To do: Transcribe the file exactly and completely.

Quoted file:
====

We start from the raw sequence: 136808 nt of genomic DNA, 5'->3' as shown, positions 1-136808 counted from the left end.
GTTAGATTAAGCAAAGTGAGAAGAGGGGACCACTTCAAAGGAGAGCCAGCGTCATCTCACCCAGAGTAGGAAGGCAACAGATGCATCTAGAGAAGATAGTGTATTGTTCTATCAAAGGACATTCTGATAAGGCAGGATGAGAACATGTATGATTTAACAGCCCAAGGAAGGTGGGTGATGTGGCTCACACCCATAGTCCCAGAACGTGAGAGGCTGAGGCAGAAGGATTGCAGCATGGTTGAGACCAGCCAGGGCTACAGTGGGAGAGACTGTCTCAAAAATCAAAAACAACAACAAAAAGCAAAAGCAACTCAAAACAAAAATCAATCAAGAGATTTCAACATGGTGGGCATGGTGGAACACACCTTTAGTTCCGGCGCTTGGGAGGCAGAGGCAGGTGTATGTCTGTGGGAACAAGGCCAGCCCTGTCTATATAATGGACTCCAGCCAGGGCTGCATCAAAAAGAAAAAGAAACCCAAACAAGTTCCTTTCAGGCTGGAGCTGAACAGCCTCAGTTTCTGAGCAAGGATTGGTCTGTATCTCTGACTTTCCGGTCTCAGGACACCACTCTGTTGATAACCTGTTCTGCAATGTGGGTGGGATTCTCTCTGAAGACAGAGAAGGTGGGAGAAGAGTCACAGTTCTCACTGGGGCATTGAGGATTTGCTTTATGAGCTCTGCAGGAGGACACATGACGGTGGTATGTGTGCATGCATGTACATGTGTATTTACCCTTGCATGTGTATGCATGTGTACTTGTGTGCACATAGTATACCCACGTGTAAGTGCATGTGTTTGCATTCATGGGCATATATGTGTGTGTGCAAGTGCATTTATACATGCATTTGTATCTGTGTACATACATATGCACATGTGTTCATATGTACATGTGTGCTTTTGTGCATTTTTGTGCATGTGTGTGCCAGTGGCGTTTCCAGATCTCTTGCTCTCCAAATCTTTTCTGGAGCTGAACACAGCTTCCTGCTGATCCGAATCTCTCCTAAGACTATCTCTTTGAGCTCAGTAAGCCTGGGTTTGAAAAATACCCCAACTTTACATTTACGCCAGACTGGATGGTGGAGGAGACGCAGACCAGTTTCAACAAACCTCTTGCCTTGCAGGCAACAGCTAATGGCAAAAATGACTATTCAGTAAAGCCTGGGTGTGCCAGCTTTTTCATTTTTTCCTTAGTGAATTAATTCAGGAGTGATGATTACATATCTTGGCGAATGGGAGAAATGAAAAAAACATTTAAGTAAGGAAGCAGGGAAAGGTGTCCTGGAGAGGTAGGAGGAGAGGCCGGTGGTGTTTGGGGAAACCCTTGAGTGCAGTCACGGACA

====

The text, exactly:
We start from the raw sequence: 136808 nt of genomic DNA, 5'->3' as shown, positions 1-136808 counted from the left end.
GTTAGATTAAGCAAAGTGAGAAGAGGGGACCACTTCAAAGGAGAGCCAGCGTCATCTCACCCAGAGTAGGAAGGCAACAGATGCATCTAGAGAAGATAGTGTATTGTTCTATCAAAGGACATTCTGATAAGGCAGGATGAGAACATGTATGATTTAACAGCCCAAGGAAGGTGGGTGATGTGGCTCACACCCATAGTCCCAGAACGTGAGAGGCTGAGGCAGAAGGATTGCAGCATGGTTGAGACCAGCCAGGGCTACAGTGGGAGAGACTGTCTCAAAAATCAAAAACAACAACAAAAAGCAAAAGCAACTCAAAACAAAAATCAATCAAGAGATTTCAACATGGTGGGCATGGTGGAACACACCTTTAGTTCCGGCGCTTGGGAGGCAGAGGCAGGTGTATGTCTGTGGGAACAAGGCCAGCCCTGTCTATATAATGGACTCCAGCCAGGGCTGCATCAAAAAGAAAAAGAAACCCAAACAAGTTCCTTTCAGGCTGGAGCTGAACAGCCTCAGTTTCTGAGCAAGGATTGGTCTGTATCTCTGACTTTCCGGTCTCAGGACACCACTCTGTTGATAACCTGTTCTGCAATGTGGGTGGGATTCTCTCTGAAGACAGAGAAGGTGGGAGAAGAGTCACAGTTCTCACTGGGGCATTGAGGATTTGCTTTATGAGCTCTGCAGGAGGACACATGACGGTGGTATGTGTGCATGCATGTACATGTGTATTTACCCTTGCATGTGTATGCATGTGTACTTGTGTGCACATAGTATACCCACGTGTAAGTGCATGTGTTTGCATTCATGGGCATATATGTGTGTGTGCAAGTGCATTTATACATGCATTTGTATCTGTGTACATACATATGCACATGTGTTCATATGTACATGTGTGCTTTTGTGCATTTTTGTGCATGTGTGTGCCAGTGGCGTTTCCAGATCTCTTGCTCTCCAAATCTTTTCTGGAGCTGAACACAGCTTCCTGCTGATCCGAATCTCTCCTAAGACTATCTCTTTGAGCTCAGTAAGCCTGGGTTTGAAAAATACCCCAACTTTACATTTACGCCAGACTGGATGGTGGAGGAGACGCAGACCAGTTTCAACAAACCTCTTGCCTTGCAGGCAACAGCTAATGGCAAAAATGACTATTCAGTAAAGCCTGGGTGTGCCAGCTTTTTCATTTTTTCCTTAGTGAATTAATTCAGGAGTGATGATTACATATCTTGGCGAATGGGAGAAATGAAAAAAACATTTAAGTAAGGAAGCAGGGAAAGGTGTCCTGGAGAGGTAGGAGGAGAGGCCGGTGGTGTTTGGGGAAACCCTTGAGTGCAGTCACGGACA